More whistleblower protections needed post-Snowden, report says

More whistleblower protections needed post-Snowden, report says

A free speech advocacy group is calling for increased protections for whistleblowers in a new report on Tuesday.

The report by PEN American Center says gaps in whistleblower protection laws leave government contractors such as National Security Agency leaker Edward Snowden vulnerable to prosecution.

“As a government contractor, Snowden had few, if any protections under whistleblower provisions compared to intelligence employees who are hired directly by the U.S. government,” the report said.

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Snowden's release of classified information detailing U.S. surveillance practices sparked controversy.

Democratic front-runner Hillary Clinton recently criticized Snowden — who fled the U.S. in 2013 — for not going through the appropriate channels to call attention to any wrongdoing.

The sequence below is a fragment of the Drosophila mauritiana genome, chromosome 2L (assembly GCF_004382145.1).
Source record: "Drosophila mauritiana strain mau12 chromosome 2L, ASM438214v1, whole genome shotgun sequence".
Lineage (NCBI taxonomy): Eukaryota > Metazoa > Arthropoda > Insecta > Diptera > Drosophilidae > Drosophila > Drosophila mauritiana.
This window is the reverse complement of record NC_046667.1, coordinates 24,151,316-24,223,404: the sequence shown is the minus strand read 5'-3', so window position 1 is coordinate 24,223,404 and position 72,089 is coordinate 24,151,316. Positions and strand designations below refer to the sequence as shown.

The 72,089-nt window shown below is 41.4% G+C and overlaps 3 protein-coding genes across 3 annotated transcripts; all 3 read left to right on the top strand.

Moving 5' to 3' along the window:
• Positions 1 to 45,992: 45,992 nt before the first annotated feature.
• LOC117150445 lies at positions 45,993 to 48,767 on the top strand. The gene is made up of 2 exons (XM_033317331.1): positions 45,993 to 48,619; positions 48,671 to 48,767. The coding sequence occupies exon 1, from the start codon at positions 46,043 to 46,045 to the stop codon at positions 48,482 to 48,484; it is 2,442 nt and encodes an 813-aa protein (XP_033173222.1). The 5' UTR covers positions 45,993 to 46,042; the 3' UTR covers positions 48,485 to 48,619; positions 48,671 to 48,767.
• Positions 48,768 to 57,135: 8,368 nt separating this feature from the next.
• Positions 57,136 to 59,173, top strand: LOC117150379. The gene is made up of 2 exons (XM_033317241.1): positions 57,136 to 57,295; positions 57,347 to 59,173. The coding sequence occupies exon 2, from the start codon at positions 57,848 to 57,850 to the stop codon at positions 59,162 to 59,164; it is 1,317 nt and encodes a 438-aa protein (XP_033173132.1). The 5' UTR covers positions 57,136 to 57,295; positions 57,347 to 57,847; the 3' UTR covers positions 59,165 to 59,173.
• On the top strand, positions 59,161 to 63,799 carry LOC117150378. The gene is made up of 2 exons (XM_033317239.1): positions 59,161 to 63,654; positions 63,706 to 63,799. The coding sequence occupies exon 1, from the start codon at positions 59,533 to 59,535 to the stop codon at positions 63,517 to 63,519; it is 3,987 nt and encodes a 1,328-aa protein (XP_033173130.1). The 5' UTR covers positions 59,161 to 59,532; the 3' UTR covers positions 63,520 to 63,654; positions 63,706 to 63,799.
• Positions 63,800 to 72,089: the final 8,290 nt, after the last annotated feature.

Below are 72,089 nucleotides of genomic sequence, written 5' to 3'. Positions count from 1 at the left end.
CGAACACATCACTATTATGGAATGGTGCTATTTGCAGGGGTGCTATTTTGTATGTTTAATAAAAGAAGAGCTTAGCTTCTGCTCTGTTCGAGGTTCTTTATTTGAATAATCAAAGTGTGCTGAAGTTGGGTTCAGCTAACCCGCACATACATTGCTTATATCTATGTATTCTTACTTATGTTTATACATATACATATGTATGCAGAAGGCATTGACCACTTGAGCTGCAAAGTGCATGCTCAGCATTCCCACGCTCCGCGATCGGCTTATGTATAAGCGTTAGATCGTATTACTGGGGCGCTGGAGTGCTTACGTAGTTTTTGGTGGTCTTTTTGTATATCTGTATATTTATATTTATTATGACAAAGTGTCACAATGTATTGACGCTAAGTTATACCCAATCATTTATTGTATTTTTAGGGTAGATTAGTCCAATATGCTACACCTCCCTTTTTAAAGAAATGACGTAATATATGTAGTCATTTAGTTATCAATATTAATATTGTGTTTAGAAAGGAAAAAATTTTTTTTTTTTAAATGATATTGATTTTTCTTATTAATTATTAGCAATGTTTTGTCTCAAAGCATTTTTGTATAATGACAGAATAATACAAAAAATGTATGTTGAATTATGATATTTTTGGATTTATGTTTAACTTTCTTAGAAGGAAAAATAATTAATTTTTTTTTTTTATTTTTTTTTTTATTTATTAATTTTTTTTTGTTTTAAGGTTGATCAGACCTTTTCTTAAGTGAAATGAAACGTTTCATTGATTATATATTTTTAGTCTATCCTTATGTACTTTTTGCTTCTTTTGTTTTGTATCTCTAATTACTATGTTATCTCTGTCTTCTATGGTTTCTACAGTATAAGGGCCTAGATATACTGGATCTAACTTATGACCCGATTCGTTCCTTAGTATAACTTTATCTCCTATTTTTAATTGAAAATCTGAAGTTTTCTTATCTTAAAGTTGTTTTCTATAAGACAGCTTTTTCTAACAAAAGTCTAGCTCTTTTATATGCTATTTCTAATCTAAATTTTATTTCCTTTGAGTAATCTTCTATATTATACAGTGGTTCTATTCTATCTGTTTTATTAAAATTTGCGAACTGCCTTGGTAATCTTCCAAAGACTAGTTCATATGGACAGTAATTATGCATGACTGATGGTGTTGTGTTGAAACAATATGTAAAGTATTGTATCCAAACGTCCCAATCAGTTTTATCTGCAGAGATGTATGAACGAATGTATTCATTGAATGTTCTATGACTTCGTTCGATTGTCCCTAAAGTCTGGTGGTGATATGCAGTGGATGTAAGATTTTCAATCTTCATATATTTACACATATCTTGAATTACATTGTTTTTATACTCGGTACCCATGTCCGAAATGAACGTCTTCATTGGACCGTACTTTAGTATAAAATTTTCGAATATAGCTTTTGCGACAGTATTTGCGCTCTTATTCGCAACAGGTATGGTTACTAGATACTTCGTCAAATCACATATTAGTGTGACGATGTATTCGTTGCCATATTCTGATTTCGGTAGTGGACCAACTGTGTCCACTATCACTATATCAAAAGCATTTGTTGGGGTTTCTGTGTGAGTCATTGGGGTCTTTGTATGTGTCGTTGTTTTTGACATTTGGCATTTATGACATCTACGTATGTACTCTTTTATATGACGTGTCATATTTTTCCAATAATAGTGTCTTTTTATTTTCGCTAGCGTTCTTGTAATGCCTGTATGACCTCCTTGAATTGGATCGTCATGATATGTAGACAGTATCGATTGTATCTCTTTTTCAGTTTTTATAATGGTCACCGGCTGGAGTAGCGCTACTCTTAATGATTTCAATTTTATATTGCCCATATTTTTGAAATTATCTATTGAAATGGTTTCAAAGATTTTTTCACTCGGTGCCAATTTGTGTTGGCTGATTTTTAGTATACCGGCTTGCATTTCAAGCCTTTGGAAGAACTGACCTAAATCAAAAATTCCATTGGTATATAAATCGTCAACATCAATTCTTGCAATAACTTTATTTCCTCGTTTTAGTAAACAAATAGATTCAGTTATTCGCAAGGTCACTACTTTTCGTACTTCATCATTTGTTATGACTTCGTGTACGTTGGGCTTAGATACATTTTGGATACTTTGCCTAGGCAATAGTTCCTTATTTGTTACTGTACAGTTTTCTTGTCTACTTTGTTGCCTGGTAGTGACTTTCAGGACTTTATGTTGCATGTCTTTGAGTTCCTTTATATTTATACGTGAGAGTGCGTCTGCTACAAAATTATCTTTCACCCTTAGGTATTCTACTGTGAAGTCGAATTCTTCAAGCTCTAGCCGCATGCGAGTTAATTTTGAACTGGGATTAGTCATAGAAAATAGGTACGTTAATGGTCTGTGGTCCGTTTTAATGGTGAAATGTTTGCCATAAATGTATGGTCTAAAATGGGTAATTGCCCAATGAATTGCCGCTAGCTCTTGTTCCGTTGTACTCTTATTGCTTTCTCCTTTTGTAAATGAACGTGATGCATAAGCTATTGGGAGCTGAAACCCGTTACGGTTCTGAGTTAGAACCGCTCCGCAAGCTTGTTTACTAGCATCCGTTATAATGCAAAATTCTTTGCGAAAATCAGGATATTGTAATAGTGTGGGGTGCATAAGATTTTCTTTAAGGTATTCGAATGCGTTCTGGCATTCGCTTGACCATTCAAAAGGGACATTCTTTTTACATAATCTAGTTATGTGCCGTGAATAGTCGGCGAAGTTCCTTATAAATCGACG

“He broke the laws of the United States,” Clinton said at the first Democratic presidential debate on Oct. 13. “He could have been a whistleblower. He could have gotten all of the protections of being a whistleblower. He could have raised all the issues that he has raised, and I think there would have been a positive response to that."

Clinton’s claim was disputed by the website PolitiFact and by Snowden himself. "Sad to see Hillary repeat a false claim despite fact check. She could develop a reputation,” he tweeted.

The former secretary of State stepped down shortly before Snowden leaked classified data on U.S. espionage practices, including a metadata collection program that is set to expire at the end of the month.

The report sought to push back against claims that Snowden was protected by U.S. law.

“Contractors and those who leak government actions that are technically lawful but perhaps shouldn’t be receive virtually no protection from retaliation,” Suzanne Nossel, executive director of PEN American Center, said in a statement.

“While most Americans believe that genuine whistleblowers deserve reliable protection, our law doesn’t achieve that when it comes to hundreds of thousands of workers who deal in matters of national security.”

The release of the report comes on the same day that Snowden is scheduled to appear via videolink at a PEN American Center panel discussion of the report’s findings.